Libyan Jewish exile David Gerbi returned from his long years in Italy this month believing the time had come to restore Jewish life in Tripoli.

He discovered just how wrong that assumption was, however, during an exchange with the country's new rulers, representatives of the National Transitional Council (NTC).

Gerbi, who fled to Italy with his family in 1967, went Monday to clean garbage from the main synagogue in the capital city, but was blocked from doing so.

He he was surprised by the move, he told the Associated Press, because he had been given permission to access the building from the local sheikh.

Nevertheless, men at the scene told him they had been warned that Gerbi would be attacked if he tried to clean the synagogue or restore it in any way.

Breaking down in tears, the bitterly disappointed Libyan exile told AP that the men told him to stop his efforts. He commented that Libya needs to decide whether it will be a “racist” country, or a “democratic” one.

Gerbi's colleague, Richard Peters, added that several men armed with assault rifles later were seen guarding the synagogue.

Prior to the 41-year reign of deposed dictator Muammar Qaddafi, Libya was home to a number of ancient synagogues, all of which are now gone, and some of which were transformed into mosques.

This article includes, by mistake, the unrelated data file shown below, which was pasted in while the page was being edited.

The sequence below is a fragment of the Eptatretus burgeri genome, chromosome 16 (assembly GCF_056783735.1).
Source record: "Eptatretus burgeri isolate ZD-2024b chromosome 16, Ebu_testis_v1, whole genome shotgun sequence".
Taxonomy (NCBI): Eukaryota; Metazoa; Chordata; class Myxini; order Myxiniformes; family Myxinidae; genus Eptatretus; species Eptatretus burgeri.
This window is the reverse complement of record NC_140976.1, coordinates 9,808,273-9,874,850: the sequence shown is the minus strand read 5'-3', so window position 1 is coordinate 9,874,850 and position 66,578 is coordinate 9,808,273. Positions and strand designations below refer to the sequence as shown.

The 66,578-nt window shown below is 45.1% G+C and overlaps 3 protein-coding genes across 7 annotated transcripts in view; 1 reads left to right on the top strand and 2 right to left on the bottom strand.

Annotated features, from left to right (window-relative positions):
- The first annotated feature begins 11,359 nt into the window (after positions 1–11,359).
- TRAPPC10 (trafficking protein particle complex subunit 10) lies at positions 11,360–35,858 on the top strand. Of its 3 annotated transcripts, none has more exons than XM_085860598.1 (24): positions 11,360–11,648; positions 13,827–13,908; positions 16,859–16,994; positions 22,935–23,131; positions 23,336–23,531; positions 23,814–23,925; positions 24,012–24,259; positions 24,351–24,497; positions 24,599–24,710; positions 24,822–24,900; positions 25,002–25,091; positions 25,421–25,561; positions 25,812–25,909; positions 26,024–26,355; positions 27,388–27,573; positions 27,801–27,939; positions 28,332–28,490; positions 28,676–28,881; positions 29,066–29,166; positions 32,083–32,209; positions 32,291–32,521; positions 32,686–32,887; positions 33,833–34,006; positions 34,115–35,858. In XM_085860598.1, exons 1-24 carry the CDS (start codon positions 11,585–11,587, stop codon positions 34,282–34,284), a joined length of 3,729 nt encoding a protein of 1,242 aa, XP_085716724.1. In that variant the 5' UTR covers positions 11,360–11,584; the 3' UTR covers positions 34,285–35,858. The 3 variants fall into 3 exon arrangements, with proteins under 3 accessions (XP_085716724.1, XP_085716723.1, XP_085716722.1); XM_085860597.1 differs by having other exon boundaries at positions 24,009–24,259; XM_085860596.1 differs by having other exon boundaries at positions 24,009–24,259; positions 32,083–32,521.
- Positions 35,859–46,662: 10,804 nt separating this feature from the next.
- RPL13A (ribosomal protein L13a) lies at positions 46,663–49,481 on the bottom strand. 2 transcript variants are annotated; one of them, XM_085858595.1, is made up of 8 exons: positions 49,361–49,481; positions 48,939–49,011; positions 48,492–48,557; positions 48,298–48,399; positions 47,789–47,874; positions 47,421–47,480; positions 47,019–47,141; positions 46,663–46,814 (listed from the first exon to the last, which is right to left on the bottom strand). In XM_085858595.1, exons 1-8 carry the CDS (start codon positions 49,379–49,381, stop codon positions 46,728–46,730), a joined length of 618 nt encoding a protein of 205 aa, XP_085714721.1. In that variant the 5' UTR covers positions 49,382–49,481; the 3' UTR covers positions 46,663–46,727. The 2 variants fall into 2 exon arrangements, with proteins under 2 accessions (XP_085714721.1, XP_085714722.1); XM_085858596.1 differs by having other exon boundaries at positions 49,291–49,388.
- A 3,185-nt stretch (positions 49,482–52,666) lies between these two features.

Tripoli's Jewish cemetery, which spanned 130 acres, was buried under a complex of buildings, complete with a network of roads. The gravestones were crushed and tossed into the sea, according to Jewish refugees who fled the country.

During the revolution, Meir Kahlon, head of the World Organization of Libyan Jews, sent a letter to Mustafa Abdul-Jalil, head of the National Transitional Council, offering assistance and support. The organization, comprised of some 200,000 former refugees – most of whom live now in Israel -- also named David Gerbi as its envoy to the soon-to-be-born new government.

A Jungian psychologist who was born in Tripoli, Gerbi had traveled a number of times back to Libya over the past 10 years. He was the first Libyan Jew to proclaim his support for the rebel forces.

Italian diplomats in the rebel capital of Benghazi said at the time that the letter, sent in July, had been well received.

However, Gerbi was asked not to travel again to Libya “until the revolution ended.”